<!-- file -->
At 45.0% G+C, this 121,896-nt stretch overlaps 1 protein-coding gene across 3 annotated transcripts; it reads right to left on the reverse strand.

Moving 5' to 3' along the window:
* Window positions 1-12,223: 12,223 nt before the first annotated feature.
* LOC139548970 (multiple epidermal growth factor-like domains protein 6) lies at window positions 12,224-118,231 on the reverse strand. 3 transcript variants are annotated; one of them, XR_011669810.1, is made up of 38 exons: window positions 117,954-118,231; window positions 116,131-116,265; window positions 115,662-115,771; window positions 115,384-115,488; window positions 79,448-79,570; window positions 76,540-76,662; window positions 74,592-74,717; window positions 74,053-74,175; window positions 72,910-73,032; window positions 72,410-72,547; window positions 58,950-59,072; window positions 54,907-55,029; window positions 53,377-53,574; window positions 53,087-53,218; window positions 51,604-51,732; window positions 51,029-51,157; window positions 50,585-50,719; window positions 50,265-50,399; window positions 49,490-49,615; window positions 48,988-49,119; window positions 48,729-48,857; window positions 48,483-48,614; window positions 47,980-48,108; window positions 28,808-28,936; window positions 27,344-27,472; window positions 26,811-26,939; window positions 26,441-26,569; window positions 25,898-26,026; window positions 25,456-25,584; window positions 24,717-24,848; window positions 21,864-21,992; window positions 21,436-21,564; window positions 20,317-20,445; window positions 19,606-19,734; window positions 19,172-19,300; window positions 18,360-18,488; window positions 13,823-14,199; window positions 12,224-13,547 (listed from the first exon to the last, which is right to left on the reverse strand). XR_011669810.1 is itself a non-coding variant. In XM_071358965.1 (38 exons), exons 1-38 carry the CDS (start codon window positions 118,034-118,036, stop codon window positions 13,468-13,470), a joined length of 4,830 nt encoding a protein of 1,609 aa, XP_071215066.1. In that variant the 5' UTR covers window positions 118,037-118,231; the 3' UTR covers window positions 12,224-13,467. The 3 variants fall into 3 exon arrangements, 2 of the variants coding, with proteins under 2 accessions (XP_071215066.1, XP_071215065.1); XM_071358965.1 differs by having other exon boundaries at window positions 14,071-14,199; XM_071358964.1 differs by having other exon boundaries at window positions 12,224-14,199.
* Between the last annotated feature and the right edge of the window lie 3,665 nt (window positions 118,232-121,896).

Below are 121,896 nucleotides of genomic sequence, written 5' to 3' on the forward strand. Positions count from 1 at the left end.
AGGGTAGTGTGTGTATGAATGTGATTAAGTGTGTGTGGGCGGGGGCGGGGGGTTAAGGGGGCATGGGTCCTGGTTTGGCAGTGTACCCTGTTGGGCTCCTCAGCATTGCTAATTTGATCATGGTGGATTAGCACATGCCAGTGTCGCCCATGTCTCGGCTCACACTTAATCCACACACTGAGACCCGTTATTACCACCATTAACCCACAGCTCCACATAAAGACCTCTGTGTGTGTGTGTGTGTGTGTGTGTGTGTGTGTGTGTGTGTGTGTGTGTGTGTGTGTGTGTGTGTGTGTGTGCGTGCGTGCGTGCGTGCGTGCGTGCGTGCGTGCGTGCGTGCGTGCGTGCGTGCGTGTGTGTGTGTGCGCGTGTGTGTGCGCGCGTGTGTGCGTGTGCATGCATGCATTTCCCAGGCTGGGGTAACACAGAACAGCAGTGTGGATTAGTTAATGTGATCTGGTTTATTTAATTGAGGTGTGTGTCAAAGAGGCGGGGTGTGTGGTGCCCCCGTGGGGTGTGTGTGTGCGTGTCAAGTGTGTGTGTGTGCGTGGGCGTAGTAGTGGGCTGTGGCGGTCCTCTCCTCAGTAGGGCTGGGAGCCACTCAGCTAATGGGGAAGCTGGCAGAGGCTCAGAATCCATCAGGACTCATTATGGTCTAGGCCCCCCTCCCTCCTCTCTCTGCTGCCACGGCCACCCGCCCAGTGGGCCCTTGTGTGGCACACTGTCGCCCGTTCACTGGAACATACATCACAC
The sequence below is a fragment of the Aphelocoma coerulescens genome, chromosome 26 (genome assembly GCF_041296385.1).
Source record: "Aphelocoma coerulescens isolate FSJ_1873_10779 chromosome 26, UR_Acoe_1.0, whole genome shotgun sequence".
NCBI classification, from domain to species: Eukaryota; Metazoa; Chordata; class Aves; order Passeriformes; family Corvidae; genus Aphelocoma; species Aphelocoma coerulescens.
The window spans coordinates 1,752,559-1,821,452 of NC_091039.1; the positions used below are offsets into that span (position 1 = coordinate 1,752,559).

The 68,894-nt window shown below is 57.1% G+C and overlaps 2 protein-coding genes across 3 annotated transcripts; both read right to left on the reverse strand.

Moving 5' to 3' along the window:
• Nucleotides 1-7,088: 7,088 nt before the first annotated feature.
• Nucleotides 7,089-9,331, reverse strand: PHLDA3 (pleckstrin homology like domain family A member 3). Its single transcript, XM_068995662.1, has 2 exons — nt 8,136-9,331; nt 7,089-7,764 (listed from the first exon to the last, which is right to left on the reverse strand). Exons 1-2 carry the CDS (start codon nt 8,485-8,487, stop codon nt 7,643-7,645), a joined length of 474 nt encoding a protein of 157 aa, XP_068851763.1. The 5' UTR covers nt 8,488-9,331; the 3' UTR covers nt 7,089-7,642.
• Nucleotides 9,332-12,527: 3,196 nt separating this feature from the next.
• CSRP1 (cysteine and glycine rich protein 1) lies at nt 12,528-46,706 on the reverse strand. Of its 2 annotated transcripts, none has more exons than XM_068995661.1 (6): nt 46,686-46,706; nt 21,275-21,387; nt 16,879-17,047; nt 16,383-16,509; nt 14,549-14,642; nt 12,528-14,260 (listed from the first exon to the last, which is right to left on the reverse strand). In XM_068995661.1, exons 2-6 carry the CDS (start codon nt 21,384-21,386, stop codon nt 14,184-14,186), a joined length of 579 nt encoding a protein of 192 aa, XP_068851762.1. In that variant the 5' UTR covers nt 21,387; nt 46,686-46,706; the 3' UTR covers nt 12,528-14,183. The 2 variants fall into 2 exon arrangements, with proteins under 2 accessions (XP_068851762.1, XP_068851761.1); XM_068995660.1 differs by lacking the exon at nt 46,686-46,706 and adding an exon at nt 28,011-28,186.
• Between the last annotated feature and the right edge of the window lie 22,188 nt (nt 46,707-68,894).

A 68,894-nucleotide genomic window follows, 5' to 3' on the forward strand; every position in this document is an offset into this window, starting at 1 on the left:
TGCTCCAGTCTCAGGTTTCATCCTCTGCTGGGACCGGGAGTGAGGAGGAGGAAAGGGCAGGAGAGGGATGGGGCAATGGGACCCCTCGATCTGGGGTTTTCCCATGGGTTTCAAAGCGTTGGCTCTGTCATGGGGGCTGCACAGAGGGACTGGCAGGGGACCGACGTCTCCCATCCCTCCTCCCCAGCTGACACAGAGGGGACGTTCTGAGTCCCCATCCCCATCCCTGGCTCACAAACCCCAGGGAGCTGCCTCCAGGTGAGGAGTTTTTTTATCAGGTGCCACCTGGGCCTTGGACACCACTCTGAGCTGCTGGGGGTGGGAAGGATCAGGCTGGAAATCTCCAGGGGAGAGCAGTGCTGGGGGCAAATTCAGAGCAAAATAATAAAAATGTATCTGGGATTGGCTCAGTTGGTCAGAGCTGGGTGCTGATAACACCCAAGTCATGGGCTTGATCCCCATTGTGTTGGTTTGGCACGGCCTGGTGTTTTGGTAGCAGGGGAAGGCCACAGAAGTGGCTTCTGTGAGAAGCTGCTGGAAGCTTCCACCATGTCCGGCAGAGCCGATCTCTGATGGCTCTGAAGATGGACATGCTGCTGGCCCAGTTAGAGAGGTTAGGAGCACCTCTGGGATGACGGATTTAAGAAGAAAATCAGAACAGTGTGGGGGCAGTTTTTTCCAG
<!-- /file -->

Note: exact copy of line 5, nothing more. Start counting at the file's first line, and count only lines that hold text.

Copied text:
* Between the last annotated feature and the right edge of the window lie 3,665 nt (window positions 118,232-121,896).